The housing 2 comprises a tubular main portion or section 3 which surrounds the second chamber 14, an annular portion or section 4 between the marginal portion of the diaphragm 6 and the marginal portion of a deformable wall 15 (e.g., a rubber wall) forming part of the insert 13, and an end wall 5 overlying the diaphragm 6 and provided with openings 8, 9 for admission of a fluid into and for evacuation of fluid from the pumping chamber 7. The prime mover which forms part of the moving means 12 and serves to rotate the shaft for the eccentric in the second chamber 14 is not shown in FIG. 1. The marginal portion of the diaphragm 6 is sealingly clamped between the end wall 5 and the annular section 4, and the marginal portion 19 of the deformable wall 15 of the insert 13 is sealingly clamped between the sections 3,4 of the housing 2.
The purpose of the insert 13 is to intercept noise which is generated as a result of oscillation of the diaphragm 6 by the connecting rod 11 of the moving means and/or as a result of vibrations induced by pressure changes in the pumping chamber 7. In other words, the insert 13 prevents the transmission of noise, or at least reduces the transmission of noise, from the diaphragm 6 toward that end wall of the housing 2 which is remote from the diaphragm and bounds the lowermost portion of the second chamber 14 (as seen in FIG. 1). An important advantage of the insert 13 is that the parts in the chamber 14 can be cooled in a most efficient way without risking the propagation of pronounced noise from the interior of the housing 2 by way of those parts of the cooling means which extend between the chamber 14 and the area around the housing. Efficient cooling of the parts in the chamber 14 is desirable and advantageous because this prolongs the useful life of the bearings for moving parts, of the diaphragm 6 and hence of the entire diaphragm pump.
As mentioned above, the noise intercepting or damping insert 13 in the housing 2 of the pump 1 of FIG. 1 comprises a substantially disc-shaped deformable wall 15 and an elastic distancing cushion 18. The latter includes or constitutes a ring 16 of foam rubber or other elastic material having satisfactory sound absorbing characteristics. The ring 16 is interposed between the adjacent surface 17 of the head 10 of the connecting rod 11 and the wall 15 and is maintained in compressed condition so that it stresses the central portion of the wall 15 within the confines of the marginal portion 19. The wall 15 resembles a diaphragm and may but need not necessarily be elastic. The stress upon the wall 15 (as a result of compression of the cushion 18 between the head 10 and the wall 15) is preferably selected in such a way that it exceeds the stresses to which the wall 15 is subjected by forces transmitted from the diaphragm 6 in response to pressure changes in the pumping chamber 7. Thus, though the central portion of the wall 15 is oscillated by the connecting rod 11 at a frequency which is determined by the RPM of the shaft for the eccentric in the second chamber 14, the wall 15 does not perform any (or any appreciable) natural or characteristic vibrations. Therefore, the wall 15 does not constitute a means for transmitting noise to the second chamber 14, i.e., the wall 15 and the cushion 18 of the insert 13 intercept all, or at least the major part of, noise which is generated by the diaphragm 6.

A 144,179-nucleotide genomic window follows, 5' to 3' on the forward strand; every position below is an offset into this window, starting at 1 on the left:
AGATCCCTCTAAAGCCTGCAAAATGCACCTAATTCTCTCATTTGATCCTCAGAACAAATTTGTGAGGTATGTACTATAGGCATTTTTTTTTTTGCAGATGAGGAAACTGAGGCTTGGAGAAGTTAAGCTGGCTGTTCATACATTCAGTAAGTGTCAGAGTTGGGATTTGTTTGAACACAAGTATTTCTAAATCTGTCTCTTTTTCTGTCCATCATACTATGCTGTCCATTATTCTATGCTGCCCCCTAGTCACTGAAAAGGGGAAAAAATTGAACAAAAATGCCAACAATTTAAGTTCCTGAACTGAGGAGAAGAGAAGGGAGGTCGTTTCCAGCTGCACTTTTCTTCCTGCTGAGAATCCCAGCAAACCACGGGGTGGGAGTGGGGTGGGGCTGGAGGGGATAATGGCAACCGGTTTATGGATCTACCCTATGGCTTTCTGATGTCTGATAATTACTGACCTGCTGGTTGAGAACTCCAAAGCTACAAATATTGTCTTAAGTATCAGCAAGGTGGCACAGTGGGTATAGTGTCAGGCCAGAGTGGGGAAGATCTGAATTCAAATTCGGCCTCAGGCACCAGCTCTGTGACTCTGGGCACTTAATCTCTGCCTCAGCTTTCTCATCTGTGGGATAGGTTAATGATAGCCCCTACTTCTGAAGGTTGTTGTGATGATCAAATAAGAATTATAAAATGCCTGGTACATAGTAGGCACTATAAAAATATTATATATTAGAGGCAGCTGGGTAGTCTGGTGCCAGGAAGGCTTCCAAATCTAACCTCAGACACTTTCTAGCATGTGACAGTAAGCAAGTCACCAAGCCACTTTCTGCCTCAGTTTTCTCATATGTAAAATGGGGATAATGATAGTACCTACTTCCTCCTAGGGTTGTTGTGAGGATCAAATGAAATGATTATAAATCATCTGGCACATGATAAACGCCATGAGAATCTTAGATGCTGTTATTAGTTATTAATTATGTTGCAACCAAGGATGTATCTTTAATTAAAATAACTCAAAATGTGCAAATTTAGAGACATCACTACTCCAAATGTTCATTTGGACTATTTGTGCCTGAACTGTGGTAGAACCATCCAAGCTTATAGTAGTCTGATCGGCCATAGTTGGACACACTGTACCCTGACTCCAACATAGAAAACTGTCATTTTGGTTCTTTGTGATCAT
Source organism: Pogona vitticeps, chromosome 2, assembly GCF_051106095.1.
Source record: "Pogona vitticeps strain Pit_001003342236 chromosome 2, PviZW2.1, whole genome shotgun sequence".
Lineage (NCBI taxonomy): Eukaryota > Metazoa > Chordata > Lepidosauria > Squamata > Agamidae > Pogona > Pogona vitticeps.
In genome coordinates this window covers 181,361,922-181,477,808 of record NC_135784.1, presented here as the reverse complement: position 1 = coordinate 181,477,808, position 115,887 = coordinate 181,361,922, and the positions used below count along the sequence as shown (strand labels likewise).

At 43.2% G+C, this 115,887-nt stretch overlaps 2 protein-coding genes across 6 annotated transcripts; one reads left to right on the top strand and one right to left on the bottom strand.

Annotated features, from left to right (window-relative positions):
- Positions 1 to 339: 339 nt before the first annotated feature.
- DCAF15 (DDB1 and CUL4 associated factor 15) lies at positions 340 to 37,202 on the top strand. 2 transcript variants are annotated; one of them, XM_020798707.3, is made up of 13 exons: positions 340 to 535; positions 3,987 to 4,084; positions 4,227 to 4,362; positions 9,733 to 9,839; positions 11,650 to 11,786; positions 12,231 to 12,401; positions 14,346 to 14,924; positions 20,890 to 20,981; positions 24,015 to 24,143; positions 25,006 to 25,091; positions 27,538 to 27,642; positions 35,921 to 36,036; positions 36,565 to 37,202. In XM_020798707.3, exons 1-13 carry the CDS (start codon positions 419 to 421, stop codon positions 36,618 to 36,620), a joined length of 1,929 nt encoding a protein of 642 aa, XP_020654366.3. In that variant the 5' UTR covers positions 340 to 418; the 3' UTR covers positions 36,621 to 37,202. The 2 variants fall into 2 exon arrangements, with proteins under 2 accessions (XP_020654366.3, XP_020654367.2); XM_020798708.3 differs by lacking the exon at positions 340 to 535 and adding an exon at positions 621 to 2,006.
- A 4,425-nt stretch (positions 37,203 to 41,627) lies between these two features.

Foam rubber has been found to constitute a highly satisfactory material for the cushion 18 because such material exhibits pronounced sound damping characteristics and can undergo pronounced compression to thereby stress the deformable wall 15 to a desired extent.
The central portion of the wall 15 is provided with an opening 20 through which the connecting rod 11 extends. That portion of the wall 15 which surrounds the opening 20 overlies an annular shoulder 21 of the connecting rod. The shoulder 21 cooperates with a sleeve-like portion 22 of the connecting rod 11 to clamp the wall 15 in the region around the opening 20. One end face of the sleeve-like portion 22 overlies the wall 15 and its other end face abuts the adjacent surface 17 of the head 10.
FIG. 1 further shows that the diameter D of the ring 18 can exceed, at least slightly, the diameter d of the head 10. In fact, and as indicated in FIG. 1 by phantom lines, the peripheral surface of the ring 18 can extend all the way to and can abut the internal surface of annular section 4 of the housing 2. The marginal portion of such enlarged ring 18 can be affixed to the housing section 4 and/or to the adjacent portion of the wall 15, i.e., the ring 18 can be affixed to the housing and/or to the wall 15 in the region of marginal portion 19 of the wall. A relatively large ring 18 (e.g., a ring the peripheral surface of which extends all the way to the clamped marginal portion 19 of the wall 15) contributes to the noise intercepting or damping action of the insert 13 because it overlies at least the major part of the adjacent side of the wall 15.